Chapters remain the point of first contact for future PEO leaders

It’s axiomatic that good citizenry requires some degree of participation. For members looking to participate more fulsomely in the regulator’s operations and governance, the local chapter is the best place to get started.

Key discussion points at the 2016 Volunteer Leadership Conference (VLC), a major gathering that precedes PEO’s annual general meeting, focused on how chapters and committees can work together to create “new pathways” to service. The conference was organized in part to discuss novel ways in which chapter and committee volunteers might work to help PEO achieve its mandate of regulating and advancing engineering practice to protect the public interest.

It was eminently sensible that the PEO chapter system be a major part of any examination of how volunteerism–the use of members’ own time, talent and expertise–can best be used to further PEO’s role.

The 36 PEO chapters, after all, are long regarded as the first point of contact for engineering interns and newly licensed engineers looking to give something back to the profession as they set out on their careers. The chapters allow them to get involved with their local professional engineering community and learn more about PEO. In fact, the virtues of volunteer work with the local chapter as a natural starting point for new members to become more active are usually extolled at licence presentation ceremonies across the province.

The significance of the chapter system as a catchment area for potential volunteers is not lost on PEO’s human resources and people development officials. In PEO’s recently updated Volunteer Manual, chapters are held out as the way to facilitate participation and training of licence holders in the succession planning for PEO leadership, and governance and statutory duties of the regulator.

Chapters are also charged with promoting the value of the profession to future licence holders and enhancing the importance of licensure and self-regulation not only within the profession but to community leaders and the general public. Finally, chapters encourage members to have a say in PEO’s policy development process.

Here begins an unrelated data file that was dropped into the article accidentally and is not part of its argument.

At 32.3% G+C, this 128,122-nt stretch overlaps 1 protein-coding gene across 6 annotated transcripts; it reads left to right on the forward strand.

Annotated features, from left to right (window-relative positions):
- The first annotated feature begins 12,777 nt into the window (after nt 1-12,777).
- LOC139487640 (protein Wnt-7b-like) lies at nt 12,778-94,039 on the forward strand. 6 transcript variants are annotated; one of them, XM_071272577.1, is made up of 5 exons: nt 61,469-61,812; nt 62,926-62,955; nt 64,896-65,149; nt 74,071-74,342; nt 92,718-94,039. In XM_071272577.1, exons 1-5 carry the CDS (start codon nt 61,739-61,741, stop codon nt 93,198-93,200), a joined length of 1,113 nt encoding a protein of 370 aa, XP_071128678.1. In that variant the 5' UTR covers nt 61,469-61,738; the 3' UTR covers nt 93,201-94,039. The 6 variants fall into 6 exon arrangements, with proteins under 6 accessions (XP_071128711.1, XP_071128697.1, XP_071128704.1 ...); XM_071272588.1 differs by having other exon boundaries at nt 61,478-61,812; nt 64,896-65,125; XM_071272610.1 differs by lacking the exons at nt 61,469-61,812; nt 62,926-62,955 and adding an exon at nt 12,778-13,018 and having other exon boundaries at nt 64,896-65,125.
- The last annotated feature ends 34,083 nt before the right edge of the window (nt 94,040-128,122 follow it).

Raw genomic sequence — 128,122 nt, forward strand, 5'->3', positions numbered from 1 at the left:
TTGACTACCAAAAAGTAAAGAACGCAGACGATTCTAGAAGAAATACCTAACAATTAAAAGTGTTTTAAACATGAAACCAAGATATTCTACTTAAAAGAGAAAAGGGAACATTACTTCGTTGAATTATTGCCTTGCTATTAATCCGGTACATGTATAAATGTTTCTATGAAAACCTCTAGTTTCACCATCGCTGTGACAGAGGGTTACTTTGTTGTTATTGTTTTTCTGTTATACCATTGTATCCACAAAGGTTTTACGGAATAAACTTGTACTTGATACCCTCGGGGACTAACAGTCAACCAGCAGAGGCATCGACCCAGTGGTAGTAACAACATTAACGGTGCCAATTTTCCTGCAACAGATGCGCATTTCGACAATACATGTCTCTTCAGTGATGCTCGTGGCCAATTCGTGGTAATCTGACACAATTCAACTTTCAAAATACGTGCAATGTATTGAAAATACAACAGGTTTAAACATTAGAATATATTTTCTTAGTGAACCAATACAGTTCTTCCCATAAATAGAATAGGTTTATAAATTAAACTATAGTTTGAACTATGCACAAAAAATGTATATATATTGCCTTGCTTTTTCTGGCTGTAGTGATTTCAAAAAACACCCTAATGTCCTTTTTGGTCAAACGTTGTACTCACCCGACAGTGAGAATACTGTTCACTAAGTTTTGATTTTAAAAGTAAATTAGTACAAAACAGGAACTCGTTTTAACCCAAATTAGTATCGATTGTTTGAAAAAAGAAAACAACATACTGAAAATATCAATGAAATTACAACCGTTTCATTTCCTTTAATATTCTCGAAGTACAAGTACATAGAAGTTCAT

The references here to “succession planning” for PEO leadership should not be underestimated. The term generally refers to an organization’s efforts to train and mentor stakeholders in anticipation of their taking on greater responsibilities as they grow within the organization.

It’s not uncommon for chapter executive members to move on from chapter work to then volunteer on PEO committees or task forces, and eventually seek a seat on council.

There are countless examples of PEO leaders, including former presidents, who “came of age” through involvement in their local chapter. Current President George Comrie, P.Eng., FEC, for example, noted at this year’s PEO Education Conference that education outreach provided the opportunity for him to get his first taste of PEO volunteerism.

Matthew Ng, P.Eng., PEO’s chapter manager, says that while it’s not compulsory for people to volunteer at the chapter level before moving on to more involved committee or task force work, it makes sense for would-be volunteers to start at the local level.


Ng says the regulator is strongly committed to supporting its chapters as a training ground for volunteers and future leaders: “The local chapter is still an ideal place for members to get involved if they want to serve the local community and the profession. As volunteers take on new roles they often develop the confidence to take on bigger challenges, either within the chapter or on one of the committees and task forces that is looking for special expertise.”